Laurie Litman, who lives a block from the rail tracks in midtown Sacramento, says oil and rail companies are about to put her neighborhood and plenty of others in danger, and she wants to stop it.
Litman is among a group of environmental activists in Sacramento and Davis who will gather this week at the Federal Railroad Administration office in Sacramento and at the Davis train station to protest plans by oil companies to run hundreds of rail cars carrying crude through local downtowns every day. The protests, on the anniversary of an oil train crash and explosion that killed 47 people in the Canadian city of Lac-Megantic, will spotlight a plan by Valero Refining Co. of Benicia to launch twice-daily crude oil train shipments through downtown Roseville, Sacramento and Davis early next year.
“Our goal is to stop the oil trains,” said Litman of 350 Sacramento, a new local environmental group. “We are talking about 900-foot fireballs. There is nothing a first responder (fire agency) can do with a 900-foot fireball.”
Sacramento Assemblyman Roger Dickinson, an advocate for increased crude oil rail safety, will speak at noon Wednesday during the Sacramento event at Eighth and I streets. The Yolano Climate Action group was scheduled to distribute leaflets at the Davis train station during the evening commute Tuesday nightand again Wednesday. The Davis City Council recently passed a resolution saying it opposes running the trains on the existing downtown Davis rail line.
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The protests are among the first in the Sacramento area in response to a recent surge in crude oil rail transports nationally, prompted mainly by new oil drilling of cheaper oils in North Dakota, Montana and Canada. In California, where rail shipments have begun to replace marine deliveries from Alaskan oil fields and overseas sources, state safety leaders recently issued a report saying California is not yet prepared to deal with the risks from increased rail shipments of crude.
Oil and railroad industry officials point out that 99.9 percent of crude oil shipments nationally arrive at their destinations without incident, and that the industry is reducing train speeds through cities, helping train local fire and hazardous material spill crews, and working with the federal government on plans for a new generation of safer rail tanker cars. Valero officials as well say their crude oil trains can move safely through Sacramento, and a recent report sponsored by the city of Benicia concluded that an oil spill along the rail line to Benicia is highly unlikely.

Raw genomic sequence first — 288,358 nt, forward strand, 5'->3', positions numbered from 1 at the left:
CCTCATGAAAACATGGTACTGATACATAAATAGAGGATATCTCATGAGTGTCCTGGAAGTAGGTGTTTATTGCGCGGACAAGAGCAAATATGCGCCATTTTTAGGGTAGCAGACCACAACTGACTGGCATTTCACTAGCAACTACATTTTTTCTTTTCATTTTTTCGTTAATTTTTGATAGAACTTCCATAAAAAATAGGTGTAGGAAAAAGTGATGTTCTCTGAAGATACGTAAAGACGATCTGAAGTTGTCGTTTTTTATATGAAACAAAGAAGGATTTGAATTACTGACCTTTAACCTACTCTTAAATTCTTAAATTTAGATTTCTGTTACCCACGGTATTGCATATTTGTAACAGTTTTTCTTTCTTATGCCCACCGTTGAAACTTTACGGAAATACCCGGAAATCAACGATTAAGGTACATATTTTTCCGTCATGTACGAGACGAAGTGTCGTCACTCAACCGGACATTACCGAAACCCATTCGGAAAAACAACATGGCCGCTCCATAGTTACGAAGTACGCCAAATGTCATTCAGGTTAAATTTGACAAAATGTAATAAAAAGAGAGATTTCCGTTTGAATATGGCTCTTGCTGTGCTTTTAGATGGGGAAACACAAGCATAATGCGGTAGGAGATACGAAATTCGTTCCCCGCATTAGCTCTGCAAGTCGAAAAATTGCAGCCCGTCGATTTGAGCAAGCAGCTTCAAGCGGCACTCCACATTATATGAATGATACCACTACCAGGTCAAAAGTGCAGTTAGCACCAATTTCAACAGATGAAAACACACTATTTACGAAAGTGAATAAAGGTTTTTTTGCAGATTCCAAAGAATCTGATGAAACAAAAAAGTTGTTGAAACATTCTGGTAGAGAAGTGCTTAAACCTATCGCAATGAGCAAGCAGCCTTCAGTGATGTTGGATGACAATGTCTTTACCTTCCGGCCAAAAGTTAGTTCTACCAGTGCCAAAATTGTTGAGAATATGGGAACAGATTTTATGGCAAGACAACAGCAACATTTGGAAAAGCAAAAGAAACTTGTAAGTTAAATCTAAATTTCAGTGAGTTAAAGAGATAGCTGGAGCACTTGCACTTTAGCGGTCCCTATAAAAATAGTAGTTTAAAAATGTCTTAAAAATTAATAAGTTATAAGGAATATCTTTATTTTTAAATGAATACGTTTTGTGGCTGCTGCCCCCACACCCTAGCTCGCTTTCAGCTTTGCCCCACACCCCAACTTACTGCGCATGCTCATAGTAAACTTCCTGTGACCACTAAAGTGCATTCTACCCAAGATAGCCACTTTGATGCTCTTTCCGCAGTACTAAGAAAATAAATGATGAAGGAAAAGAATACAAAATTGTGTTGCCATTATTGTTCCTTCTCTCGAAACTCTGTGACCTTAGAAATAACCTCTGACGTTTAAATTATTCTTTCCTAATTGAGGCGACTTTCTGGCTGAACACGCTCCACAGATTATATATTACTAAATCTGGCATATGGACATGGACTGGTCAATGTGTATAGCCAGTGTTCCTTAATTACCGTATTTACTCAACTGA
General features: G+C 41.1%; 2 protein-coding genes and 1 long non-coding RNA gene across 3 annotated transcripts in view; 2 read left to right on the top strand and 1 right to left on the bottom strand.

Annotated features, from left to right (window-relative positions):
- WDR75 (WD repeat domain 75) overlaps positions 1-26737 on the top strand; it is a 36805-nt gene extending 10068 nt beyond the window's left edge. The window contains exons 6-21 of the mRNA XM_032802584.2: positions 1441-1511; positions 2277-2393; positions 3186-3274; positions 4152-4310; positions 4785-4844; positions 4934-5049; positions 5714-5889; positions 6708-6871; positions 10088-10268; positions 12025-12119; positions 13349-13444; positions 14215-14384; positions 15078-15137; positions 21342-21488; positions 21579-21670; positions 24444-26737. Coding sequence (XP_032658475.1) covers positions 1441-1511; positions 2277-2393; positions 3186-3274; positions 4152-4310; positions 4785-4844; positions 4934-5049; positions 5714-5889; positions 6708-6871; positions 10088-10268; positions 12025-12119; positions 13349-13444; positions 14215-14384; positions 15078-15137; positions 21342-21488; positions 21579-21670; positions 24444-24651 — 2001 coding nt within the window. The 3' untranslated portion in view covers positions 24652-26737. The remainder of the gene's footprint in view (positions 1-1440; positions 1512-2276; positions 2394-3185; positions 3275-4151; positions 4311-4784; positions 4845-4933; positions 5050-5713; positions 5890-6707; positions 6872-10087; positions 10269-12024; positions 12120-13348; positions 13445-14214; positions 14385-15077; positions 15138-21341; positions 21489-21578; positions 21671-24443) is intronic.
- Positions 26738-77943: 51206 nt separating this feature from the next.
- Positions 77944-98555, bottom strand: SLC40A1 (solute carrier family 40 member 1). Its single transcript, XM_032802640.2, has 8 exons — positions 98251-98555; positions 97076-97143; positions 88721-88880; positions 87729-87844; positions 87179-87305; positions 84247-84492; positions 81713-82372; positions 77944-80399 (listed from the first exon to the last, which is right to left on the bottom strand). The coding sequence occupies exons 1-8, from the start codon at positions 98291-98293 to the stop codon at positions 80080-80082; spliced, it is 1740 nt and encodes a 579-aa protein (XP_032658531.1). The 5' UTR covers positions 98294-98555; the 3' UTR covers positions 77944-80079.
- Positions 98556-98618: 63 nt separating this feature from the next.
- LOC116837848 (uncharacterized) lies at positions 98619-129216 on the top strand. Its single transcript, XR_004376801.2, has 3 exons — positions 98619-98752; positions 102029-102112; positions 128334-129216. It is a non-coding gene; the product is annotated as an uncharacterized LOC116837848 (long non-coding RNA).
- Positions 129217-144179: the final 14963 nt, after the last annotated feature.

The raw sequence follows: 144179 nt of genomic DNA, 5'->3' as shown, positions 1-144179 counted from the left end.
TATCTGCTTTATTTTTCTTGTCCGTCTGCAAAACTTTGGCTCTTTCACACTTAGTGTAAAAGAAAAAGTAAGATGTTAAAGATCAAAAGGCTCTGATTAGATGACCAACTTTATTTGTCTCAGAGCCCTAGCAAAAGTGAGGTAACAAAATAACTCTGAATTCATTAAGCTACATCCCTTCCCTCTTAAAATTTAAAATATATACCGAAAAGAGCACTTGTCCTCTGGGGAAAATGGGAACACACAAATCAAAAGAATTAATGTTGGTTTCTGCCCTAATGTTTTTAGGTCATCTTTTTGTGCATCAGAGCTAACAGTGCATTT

In a letter last week, however, four Northern California members of Congress called on the federal government to require oil and rail companies take more steps to make rail crude shipments safer. The letter was signed by Doris Matsui, D-Sacramento; George Miller, D-Martinez; Mike Thompson, D-St. Helena; and John Garamendi, D-Walnut Grove.
“We are especially concerned with the high risks involved with transporting ... more flammable crude in densely populated areas,” the group wrote to U.S. Department of Transportation Secretary Anthony Foxx. “Should spills or explosions occur, as we have seen over the last year, the consequences could be disastrous.”
The four lawmakers said oil companies should be required to remove more volatile gases from Bakken crude oil before it is shipped nationally from North Dakota. The federal government issued a warning earlier this year about Bakken crude after several Bakken trains exploded during derailments. The California Congress members also encouraged federal representatives to move quickly to require railroads to install advanced train control and braking systems. Industry officials have said those systems, called Positive Train Control, are expensive and will take extended time to put into place.
Representatives from a handful of Sacramento area cities and counties are scheduled to meet this week to review Valero’s crude oil train plans, and to issue a formal response to the environmental document published two weeks ago by Benicia that concluded derailments and spills are highly unlikely. City of Davis official Mike Webb said one spill and explosion could be catastrophic, and that as more oil companies follow Valero’s lead by bringing crude oil trains of their own through Sacramento, the chances of crashes increase.
The Sacramento group has indicated it wants a detailed advanced notification system about what shipments are coming to town. Those notifications will help fire agencies who must respond if a leak or fire occurs. Local officials say they also will ask Union Pacific to keep crude-oil tank cars moving through town without stopping and parking them here. The region’s leaders also want financial support to train firefighters and other emergency responders on how to deal with crude oil spills, and possibly funds to buy more advanced firefighting equipment. Sacramento leaders say they will press the railroad to employ the best inspection protocols on the rail line.